Is tracking your sleep a good idea?
If you have trouble falling asleep or getting a good night's sleep, it seems intuitive to work harder to solve the problem by using some of the sleep apps, bracelets and other devices that have become increasingly popular.
But could this common practice of self-monitoring your sleep result in a sleep paradox, where instead of fixing the problem we create patterns of stress and arousal that exacerbate it?
What is a normal sleep?
The amount of sleep we need, as well as our preferences for turning in early or staying up late, varies a great deal within individuals. Some differences are related to age, cultural, environmental, or behavioural factors and some are at least in part genetically driven.
In addition to this variation, within each human there is quite a high degree of normal sleep variation—it's not expected to be exactly the same every night. Most adults require approximately eight hours of sleep per 24 hours, but sleep needs may range from about six to nine hours.
But this normal variation in sleep isn't well understood. Some people who think their sleep is somehow inadequate worry so much about getting a good night's sleep that it becomes a kind of performance anxiety, rendering sleep as a source of dread.
How do sleep apps work?
For this, many apps use data from wearable devices such as an Apple Watch to calculate a sleep score and create graphs to show changes over time. Thus sleep tracker apps analyse sounds, movement, and heart rate as you sleep to give a snapshot of the duration and quality of your sleep, sometimes aided by questions on the sleep quality as rated by the sleeper.
These apps claim to determine how much time you spend in light sleep, deep sleep and rapid eye movement (REM) sleep and how many times you are disturbed throughout the night.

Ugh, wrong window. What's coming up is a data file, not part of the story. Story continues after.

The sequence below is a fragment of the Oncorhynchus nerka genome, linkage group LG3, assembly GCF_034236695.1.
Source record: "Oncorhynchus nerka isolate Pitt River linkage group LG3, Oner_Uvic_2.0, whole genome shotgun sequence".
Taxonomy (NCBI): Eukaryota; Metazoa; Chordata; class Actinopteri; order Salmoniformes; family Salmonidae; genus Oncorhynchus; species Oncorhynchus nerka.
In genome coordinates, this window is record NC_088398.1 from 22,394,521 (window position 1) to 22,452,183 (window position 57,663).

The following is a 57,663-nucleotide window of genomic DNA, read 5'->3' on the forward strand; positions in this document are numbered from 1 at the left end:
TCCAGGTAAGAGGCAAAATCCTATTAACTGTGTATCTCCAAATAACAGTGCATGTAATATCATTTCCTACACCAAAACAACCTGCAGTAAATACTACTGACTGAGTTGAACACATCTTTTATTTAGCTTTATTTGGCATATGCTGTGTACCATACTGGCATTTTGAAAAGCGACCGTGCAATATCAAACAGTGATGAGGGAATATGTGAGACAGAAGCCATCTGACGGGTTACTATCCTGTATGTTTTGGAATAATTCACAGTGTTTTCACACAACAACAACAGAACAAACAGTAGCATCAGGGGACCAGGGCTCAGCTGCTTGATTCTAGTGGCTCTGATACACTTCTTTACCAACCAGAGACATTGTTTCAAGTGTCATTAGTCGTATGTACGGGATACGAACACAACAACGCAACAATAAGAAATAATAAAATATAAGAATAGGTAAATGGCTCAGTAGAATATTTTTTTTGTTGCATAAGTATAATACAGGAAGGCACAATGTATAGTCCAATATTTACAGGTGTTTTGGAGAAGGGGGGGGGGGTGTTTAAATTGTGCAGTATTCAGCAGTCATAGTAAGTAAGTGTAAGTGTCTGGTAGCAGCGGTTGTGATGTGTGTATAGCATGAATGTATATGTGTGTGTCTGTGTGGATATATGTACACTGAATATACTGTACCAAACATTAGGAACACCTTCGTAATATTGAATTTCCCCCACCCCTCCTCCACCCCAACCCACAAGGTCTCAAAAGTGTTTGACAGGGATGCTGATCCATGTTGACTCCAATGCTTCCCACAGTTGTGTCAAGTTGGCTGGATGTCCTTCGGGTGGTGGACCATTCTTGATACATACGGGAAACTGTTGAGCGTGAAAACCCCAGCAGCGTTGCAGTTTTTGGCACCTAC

But are they accurate?
Are there potential dangers in using sleep apps?
It's important not to put too much emphasis on data which may be imprecise, set unrealistic and uniformed sleep goals (such as viewing wakings as abnormal), or become overly anxious about sleep.
Relatively few and only small studies have focused on how these wearables can be effectively used to drive positive sleep health behaviour change. The most recent study found a slightly positive effect—but in healthy volunteers with no sleeping problem to start with.
There is a risk the increased focus on optimising these biometric data may lead to unexpected problems, such as a preoccupation and an obsession with getting the numbers right. This is becoming so common there is now a name for this condition—orthosomnia.
What is orthosomnia?
Orthosomnia is not a medical disorder—it is more accurately described as an anxiety phenomenon which is affecting people who obsess over the results of their sleep trackers.
The current knowledge of orthosomnia is based only on small case studies of few participants.
People with orthosomnia believe tracking devices offer highly accurate information about sleep and trust sleep tracker data over more objective testing like an overnight sleep study in a specialised clinic.
This can develop into unhelpful behaviours such as spending a longer time in bed in order to improve their sleep tracker data, which paradoxically worsens sleep quality and quantity.
So is it time to uninstall the sleep apps?
Sleep tracking devices might have broad appeal and provide no risk to those people in the general population with good sleep who are interested in tracking bio-data.
But if you feel you might be preoccupied with your sleep, and find that you become anxious about your sleep, then you're probably not a good candidate for a sleep tracker.
There is no commercially available sleep tracker that sends a stronger signal about whether you're getting enough sleep than your own brain. If you're alert (without caffeine), able to concentrate, feeling you're able to have a good quality of life at work and home, then you're probably getting enough sleep.